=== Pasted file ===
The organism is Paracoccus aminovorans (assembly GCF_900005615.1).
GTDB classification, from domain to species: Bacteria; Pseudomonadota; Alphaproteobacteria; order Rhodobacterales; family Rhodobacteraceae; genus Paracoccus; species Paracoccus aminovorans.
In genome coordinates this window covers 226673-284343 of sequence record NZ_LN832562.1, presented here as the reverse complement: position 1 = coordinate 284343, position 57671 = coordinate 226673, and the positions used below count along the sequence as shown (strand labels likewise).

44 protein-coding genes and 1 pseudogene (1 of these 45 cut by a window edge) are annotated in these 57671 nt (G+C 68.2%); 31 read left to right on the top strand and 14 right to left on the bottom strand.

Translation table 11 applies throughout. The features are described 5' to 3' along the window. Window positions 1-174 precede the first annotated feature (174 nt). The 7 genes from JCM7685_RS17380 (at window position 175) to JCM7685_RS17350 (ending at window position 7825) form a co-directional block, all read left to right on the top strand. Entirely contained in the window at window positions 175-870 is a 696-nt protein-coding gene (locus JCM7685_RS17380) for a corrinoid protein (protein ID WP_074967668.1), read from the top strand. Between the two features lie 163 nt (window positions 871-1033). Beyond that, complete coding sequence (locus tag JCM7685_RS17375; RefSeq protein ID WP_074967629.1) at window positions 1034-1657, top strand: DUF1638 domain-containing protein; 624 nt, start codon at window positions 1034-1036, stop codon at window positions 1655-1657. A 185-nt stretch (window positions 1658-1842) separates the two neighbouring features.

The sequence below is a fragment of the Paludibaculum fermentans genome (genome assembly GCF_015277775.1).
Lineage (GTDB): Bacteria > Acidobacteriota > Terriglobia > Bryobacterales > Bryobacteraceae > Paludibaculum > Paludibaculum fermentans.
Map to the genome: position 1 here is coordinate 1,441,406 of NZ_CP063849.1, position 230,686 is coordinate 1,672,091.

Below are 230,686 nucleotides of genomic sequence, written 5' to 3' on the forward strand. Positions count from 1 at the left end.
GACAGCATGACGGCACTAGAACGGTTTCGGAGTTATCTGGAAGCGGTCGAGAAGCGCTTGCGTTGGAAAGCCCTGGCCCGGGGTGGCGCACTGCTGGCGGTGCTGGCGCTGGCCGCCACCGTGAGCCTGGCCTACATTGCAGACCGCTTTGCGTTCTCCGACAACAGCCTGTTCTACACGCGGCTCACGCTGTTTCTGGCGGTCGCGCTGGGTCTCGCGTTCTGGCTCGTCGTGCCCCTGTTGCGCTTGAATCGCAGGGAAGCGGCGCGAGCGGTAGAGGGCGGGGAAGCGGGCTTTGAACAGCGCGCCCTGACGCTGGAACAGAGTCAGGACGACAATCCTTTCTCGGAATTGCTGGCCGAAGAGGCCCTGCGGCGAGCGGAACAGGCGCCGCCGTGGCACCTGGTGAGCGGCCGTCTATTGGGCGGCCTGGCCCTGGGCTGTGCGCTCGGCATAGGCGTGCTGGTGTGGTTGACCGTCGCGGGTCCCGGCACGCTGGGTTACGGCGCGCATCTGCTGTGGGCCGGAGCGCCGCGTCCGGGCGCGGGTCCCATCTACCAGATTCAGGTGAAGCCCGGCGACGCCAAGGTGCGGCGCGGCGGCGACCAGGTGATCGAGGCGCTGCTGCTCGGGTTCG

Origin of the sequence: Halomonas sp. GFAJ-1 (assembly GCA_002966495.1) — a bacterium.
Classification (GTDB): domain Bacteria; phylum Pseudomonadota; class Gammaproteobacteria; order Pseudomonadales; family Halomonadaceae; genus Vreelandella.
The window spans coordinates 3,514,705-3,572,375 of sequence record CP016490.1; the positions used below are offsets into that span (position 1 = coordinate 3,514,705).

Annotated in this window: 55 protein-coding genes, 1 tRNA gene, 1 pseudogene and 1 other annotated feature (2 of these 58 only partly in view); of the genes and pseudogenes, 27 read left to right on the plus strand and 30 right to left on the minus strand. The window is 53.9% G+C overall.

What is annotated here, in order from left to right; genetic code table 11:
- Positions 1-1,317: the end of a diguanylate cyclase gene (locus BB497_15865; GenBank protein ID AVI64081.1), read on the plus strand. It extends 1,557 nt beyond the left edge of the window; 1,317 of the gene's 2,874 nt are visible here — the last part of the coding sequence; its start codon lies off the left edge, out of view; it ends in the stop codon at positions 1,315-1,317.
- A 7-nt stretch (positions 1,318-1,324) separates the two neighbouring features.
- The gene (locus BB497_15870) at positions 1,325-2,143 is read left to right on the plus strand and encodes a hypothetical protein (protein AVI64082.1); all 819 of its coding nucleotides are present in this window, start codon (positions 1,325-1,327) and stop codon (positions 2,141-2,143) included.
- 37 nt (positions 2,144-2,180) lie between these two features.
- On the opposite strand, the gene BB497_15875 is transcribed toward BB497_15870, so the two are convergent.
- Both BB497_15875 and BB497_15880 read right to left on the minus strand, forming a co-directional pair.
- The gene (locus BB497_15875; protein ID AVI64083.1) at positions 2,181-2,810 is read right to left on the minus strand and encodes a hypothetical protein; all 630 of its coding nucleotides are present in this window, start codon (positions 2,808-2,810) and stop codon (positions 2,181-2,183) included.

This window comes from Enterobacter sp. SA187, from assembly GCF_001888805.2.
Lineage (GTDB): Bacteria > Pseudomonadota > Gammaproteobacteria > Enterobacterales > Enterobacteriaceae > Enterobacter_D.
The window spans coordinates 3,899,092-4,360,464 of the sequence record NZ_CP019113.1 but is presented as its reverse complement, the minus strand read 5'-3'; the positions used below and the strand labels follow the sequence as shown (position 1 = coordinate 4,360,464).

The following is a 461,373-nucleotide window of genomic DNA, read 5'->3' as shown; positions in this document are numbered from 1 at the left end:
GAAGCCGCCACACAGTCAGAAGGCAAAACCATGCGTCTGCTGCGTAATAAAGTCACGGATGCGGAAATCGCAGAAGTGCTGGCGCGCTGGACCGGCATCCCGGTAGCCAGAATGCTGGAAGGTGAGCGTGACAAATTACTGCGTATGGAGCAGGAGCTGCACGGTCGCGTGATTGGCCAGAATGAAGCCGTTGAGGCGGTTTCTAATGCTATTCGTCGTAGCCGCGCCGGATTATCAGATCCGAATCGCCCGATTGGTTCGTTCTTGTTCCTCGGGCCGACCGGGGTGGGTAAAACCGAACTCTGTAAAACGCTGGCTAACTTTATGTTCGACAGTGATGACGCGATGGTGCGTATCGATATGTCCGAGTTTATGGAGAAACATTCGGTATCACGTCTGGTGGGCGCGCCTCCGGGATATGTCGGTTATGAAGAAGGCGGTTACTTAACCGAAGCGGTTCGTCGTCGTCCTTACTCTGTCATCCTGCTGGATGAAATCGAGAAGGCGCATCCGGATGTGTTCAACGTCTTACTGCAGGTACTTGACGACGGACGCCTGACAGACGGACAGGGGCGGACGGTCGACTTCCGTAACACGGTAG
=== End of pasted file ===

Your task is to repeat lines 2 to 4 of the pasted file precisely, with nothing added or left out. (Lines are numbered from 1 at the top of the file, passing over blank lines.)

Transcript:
GTDB classification, from domain to species: Bacteria; Pseudomonadota; Alphaproteobacteria; order Rhodobacterales; family Rhodobacteraceae; genus Paracoccus; species Paracoccus aminovorans.
In genome coordinates this window covers 226673-284343 of sequence record NZ_LN832562.1, presented here as the reverse complement: position 1 = coordinate 284343, position 57671 = coordinate 226673, and the positions used below count along the sequence as shown (strand labels likewise).

44 protein-coding genes and 1 pseudogene (1 of these 45 cut by a window edge) are annotated in these 57671 nt (G+C 68.2%); 31 read left to right on the top strand and 14 right to left on the bottom strand.